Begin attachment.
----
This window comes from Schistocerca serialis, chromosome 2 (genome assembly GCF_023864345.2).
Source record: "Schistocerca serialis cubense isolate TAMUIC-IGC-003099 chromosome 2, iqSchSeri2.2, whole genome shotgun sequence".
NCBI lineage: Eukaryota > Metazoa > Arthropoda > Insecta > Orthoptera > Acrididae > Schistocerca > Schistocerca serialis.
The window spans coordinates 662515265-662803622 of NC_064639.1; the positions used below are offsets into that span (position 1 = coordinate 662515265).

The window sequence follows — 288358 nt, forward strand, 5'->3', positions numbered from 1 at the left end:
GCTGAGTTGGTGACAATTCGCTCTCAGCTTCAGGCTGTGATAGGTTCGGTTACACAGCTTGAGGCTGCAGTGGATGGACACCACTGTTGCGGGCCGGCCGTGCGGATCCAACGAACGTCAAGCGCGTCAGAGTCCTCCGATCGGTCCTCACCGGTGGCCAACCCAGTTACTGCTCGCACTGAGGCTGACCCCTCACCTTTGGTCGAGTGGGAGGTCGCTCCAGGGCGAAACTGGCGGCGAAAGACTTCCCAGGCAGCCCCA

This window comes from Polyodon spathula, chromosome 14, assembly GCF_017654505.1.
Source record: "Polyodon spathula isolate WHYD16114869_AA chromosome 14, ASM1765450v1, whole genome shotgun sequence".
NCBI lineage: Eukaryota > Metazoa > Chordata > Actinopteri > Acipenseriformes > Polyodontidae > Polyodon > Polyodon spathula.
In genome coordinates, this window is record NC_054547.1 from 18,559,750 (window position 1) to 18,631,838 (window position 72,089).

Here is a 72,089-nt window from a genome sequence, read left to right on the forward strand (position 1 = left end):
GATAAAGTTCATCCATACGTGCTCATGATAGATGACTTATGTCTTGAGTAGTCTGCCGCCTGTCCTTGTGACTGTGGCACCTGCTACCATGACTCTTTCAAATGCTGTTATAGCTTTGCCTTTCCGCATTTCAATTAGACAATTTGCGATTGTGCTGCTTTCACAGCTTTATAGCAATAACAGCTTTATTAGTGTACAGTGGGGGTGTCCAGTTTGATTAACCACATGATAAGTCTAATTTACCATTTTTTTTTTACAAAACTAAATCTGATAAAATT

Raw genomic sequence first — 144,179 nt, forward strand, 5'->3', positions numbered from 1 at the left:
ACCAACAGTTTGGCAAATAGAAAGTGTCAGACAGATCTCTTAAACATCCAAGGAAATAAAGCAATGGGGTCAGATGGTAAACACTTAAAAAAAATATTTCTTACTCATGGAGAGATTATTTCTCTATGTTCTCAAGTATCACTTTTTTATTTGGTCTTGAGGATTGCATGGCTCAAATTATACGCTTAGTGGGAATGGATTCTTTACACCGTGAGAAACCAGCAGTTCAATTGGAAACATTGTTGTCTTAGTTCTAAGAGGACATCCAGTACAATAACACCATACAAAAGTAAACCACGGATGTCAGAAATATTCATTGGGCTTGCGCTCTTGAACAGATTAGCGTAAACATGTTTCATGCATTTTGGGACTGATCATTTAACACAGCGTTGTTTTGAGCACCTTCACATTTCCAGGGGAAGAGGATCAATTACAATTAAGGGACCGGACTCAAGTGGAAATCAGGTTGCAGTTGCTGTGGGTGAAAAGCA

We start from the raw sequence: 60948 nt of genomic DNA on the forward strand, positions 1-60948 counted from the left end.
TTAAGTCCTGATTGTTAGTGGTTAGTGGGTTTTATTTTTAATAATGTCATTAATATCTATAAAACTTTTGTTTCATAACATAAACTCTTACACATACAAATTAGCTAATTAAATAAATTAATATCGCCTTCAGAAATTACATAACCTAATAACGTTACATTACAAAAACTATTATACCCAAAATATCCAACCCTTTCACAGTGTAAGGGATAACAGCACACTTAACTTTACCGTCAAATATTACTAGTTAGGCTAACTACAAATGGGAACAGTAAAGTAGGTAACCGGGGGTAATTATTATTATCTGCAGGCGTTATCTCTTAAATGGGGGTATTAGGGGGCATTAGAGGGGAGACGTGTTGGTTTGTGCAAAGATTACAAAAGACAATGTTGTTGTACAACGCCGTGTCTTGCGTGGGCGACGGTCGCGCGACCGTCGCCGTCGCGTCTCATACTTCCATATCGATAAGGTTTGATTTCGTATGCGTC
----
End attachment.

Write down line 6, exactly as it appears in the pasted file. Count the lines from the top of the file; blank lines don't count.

GCTGAGTTGGTGACAATTCGCTCTCAGCTTCAGGCTGTGATAGGTTCGGTTACACAGCTTGAGGCTGCAGTGGATGGACACCACTGTTGCGGGCCGGCCGTGCGGATCCAACGAACGTCAAGCGCGTCAGAGTCCTCCGATCGGTCCTCACCGGTGGCCAACCCAGTTACTGCTCGCACTGAGGCTGACCCCTCACCTTTGGTCGAGTGGGAGGTCGCTCCAGGGCGAAACTGGCGGCGAAAGACTTCCCAGGCAGCCCCA